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mate i would appreciate any tips you might have at all
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Old 15th November 2005, 02:33 PM   #26
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Ok so I would still suggest you to think about the photo method.


There are various UV light sources: sunlight like the guy above reported, uv lamps for plants, fishes and reptiles, mercury gas lamps like for street lighting, factory buildings and outside lighting, face "browners" (sorry for that word) and medical treatment lamps, "daylight" light bulbs. Some experimentation is required here. A good idea would be to look for an old (really old) UV "health lamp" for cheap. They were not too worried about the negative consequences of much UV light for the skin some decades ago. An eye protecting glass were accompanied with it generally.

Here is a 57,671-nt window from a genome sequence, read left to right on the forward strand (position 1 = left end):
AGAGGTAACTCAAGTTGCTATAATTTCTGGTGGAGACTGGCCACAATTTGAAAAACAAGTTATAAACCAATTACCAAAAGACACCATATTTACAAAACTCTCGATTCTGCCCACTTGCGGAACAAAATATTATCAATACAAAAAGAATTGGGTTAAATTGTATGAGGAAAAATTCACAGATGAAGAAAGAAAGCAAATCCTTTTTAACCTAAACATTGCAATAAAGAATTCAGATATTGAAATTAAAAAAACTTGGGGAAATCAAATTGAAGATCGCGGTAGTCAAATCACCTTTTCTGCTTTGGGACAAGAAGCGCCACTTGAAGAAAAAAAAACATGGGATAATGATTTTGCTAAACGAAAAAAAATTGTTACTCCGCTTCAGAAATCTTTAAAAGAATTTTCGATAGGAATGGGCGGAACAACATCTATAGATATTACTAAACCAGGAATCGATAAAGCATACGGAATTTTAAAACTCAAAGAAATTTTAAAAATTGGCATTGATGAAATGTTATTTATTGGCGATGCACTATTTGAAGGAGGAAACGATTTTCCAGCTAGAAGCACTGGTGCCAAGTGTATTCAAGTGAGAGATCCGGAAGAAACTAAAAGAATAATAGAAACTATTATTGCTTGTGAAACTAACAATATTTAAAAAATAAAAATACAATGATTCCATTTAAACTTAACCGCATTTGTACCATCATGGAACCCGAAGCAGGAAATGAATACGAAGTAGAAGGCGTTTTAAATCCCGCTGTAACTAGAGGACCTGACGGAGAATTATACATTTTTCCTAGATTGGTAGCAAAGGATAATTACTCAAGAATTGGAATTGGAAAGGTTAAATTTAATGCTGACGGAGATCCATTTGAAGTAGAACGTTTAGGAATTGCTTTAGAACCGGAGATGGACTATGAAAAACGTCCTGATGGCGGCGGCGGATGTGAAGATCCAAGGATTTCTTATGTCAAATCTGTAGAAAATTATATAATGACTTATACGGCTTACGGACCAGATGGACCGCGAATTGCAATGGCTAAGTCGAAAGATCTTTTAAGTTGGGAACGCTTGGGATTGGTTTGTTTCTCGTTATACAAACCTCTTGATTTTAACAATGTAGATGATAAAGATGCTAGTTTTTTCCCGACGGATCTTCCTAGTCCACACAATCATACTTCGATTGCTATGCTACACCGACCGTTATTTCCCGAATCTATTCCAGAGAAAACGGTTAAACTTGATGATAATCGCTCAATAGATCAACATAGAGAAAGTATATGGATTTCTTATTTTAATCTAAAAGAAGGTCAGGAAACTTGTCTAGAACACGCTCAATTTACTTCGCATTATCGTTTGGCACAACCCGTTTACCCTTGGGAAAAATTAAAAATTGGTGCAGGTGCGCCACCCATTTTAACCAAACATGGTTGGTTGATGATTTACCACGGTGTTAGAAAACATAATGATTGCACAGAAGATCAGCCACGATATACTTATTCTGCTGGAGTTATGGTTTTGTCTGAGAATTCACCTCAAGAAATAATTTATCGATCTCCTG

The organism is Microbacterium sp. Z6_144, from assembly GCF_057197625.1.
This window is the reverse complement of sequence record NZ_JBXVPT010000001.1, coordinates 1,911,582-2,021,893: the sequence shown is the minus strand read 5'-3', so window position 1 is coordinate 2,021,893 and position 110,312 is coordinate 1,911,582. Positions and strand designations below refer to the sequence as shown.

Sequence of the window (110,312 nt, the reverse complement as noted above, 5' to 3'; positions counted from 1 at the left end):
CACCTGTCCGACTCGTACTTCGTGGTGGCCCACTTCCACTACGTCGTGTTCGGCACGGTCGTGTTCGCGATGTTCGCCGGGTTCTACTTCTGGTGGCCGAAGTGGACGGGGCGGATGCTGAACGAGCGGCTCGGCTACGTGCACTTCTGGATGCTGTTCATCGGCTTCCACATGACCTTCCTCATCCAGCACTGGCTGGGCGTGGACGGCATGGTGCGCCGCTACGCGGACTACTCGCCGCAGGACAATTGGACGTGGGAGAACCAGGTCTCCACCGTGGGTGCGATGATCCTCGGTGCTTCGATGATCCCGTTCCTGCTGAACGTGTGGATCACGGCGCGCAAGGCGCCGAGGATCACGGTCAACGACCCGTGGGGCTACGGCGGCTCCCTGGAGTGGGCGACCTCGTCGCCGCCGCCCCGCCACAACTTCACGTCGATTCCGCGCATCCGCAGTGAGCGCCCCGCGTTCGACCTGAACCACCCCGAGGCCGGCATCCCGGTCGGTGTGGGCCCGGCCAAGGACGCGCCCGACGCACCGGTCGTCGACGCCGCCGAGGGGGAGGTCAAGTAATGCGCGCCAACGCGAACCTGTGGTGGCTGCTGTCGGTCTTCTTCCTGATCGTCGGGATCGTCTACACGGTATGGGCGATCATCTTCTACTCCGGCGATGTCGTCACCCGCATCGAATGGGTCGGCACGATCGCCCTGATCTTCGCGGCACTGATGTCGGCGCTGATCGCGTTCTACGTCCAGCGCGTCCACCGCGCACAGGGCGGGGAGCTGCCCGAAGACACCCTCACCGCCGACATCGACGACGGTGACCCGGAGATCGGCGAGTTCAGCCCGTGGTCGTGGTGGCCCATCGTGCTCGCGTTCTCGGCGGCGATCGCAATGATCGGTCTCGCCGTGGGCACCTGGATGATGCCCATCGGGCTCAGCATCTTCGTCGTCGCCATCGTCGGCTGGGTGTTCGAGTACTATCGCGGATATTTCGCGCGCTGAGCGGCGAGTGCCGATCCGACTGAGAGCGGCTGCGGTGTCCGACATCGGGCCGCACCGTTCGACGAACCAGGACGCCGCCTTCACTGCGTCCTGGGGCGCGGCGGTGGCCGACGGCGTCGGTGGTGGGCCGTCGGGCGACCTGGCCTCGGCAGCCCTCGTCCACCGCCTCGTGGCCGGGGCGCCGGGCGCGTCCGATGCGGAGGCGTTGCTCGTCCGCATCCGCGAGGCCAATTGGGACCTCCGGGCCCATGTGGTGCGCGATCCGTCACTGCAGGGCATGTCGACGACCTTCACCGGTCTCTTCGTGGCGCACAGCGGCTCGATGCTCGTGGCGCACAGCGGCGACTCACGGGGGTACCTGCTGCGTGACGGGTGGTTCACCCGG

Making a good film is the biggest challenge with this method. With some inkjet printers you can print multiple times onto the same sheet and experiment with overhead foils and other transparent foils, transparent paper (for drawing), even normal paper, wetted afterwards with oil or some spray (laquer, hair spray, ...). Paper has the advantage that it distributes the ink better. The film has to be contrast rich and UV light permeable, u get the point. Nice thing is you can reuse the film, and dont have to hassle with a good print plus ironing it to copper.

To expose the board, you fix it onto a glass pane somehow, a broken scanner gives a nice translucent one, with the film and the printed side at the copper.


NaOH is cheap (pharmacy) and gets dissolved in hand-warm water for 1% strength. That is quite harmless, but dont let it get into your eyes. You develop the board in it. After a few tries you will get the hang. Rinse with water, not spraying, lightly flowing. I etch with FeCl3, very yielding (can be reused many times), cheap, and works at 20C too (but takes longer). If you have a bath tub, you can do everything in it, gases stay in the tub and can be showered down if you are worried about'em. Let 50C hot water in for a 2 inch deep nice temperature bath. Etching will be done in a few minutes. Also eventual drops are diluted effectively.